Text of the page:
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About PET/CT
PET and the Brain
PET and Cancer
PET FAQ


PET FAQ


Frequently asked questions about PET, Positron Emission Tomography.

Who should get a PET scan?

Your primary care physician or your referring specialist will determine if a PET scan is appropriate for you. PET scans can be particularly helpful in diagnosing many types of cancer. PET can identify a tumor, detect whether it is benign or malignant, and determine how you are responding to chemotherapy and/or radiation treatments.

PET is also used to help diagnose and discriminate among many types of neurological problems, such as epilepsy and Alzheimer's disease. PET can also identify certain types of coronary heart disease. Pregnant or nursing women should not have a PET scan unless their doctor thinks it is essential to their care.

Why would my doctor want me to have a PET scan and a CT scan together?

A CT scan shows your body's anatomy - the way tissues look. PET images show how the body is functioning -specifically, how metabolically active the tissues are. Often, PET and CT together provide a more comprehensive diagnostic picture than either test used alone. This process, known as image fusion, is now available at this facility.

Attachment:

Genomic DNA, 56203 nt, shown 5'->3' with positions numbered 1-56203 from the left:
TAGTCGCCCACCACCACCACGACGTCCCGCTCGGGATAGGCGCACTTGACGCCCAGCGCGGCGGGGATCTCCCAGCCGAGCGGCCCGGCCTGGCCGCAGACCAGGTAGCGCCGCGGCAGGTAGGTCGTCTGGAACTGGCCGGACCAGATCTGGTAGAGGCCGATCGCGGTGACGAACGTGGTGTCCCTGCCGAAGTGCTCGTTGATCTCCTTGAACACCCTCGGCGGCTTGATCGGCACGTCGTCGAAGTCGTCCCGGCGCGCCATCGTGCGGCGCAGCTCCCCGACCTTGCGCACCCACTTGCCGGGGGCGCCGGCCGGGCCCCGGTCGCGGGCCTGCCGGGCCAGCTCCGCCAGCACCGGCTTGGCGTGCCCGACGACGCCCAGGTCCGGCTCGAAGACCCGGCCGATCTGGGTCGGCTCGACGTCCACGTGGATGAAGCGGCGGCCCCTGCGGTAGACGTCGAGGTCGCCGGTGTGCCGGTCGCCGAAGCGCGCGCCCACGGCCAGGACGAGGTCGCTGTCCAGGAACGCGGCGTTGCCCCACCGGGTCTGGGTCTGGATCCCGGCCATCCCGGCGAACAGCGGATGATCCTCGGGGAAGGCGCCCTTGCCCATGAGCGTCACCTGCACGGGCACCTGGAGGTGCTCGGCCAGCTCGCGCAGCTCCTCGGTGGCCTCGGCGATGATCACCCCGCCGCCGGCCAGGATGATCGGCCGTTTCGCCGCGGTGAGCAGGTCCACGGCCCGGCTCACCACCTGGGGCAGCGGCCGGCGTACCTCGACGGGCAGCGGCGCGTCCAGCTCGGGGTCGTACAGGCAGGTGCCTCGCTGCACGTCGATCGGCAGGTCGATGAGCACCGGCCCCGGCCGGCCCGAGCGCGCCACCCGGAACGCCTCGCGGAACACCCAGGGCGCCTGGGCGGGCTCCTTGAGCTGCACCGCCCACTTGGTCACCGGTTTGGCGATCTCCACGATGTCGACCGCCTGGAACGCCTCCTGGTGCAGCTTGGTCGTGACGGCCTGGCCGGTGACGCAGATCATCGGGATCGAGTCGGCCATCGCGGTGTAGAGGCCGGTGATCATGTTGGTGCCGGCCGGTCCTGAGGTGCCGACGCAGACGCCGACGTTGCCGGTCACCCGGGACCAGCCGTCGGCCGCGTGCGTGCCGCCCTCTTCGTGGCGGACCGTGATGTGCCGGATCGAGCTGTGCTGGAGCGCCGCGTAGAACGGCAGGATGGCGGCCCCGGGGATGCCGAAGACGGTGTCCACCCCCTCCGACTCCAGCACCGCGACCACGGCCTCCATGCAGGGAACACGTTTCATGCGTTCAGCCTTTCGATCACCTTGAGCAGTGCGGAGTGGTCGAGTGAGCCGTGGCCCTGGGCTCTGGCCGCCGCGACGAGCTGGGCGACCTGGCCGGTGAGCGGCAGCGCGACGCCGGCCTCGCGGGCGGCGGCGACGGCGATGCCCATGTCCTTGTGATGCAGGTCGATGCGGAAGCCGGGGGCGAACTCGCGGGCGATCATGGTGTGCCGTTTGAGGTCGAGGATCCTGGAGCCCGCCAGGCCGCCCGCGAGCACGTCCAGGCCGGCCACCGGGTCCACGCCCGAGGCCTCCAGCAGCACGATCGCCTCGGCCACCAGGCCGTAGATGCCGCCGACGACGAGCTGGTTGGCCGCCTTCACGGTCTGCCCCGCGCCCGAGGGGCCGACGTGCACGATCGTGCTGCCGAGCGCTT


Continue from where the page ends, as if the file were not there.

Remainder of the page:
What can a PET scan do for someone already diagnosed with cancer or another serious illness?

PET is effective in determining not just whether disease is present, but also the extent and the primary site of the disease. So it can change the way your physician manages your care, and often eliminate the need for additional diagnostic surgical procedures and tests.

How much radiation will I be exposed to during the procedure?

You will receive only the minimum amount of radiation required to conduct the test successfully - which is no more than you would experience in any other radiological imaging test. The radioisotope decays quickly after your test. And any small risk is far outweighed by the potential benefits of a PET or PET/CT scan.

Will the PET scan cause me any pain?

The procedure is painless. You will not experience any discomfort, and can relax while the scan is being performed.

What should I expect after the test is over?

Once the procedure is completed you should experience no after-effects, and can resume all the normal activities of your daily life. We recommend patients drink plenty of water to help eliminate the tracers from the body.

Will my insurance cover PET?

Most insurance companies reimburse for PET procedures. It is important that you contact your insurer regarding coverage. Your referring physician, in conjunction with Molecular Imaging Technologies (MIT), will be able to help with specific insurance company requirements, such as referrals or pre-authorizations.

At Molecular Imaging Technologies (MIT), it is our hope that no person for whom PET would be critical to diagnosis or treatment will be denied access to this valuable tool. In the rare instances when medical insurance does not include PET coverage, we work with patients to review a variety of options designed to make PET more accessible.

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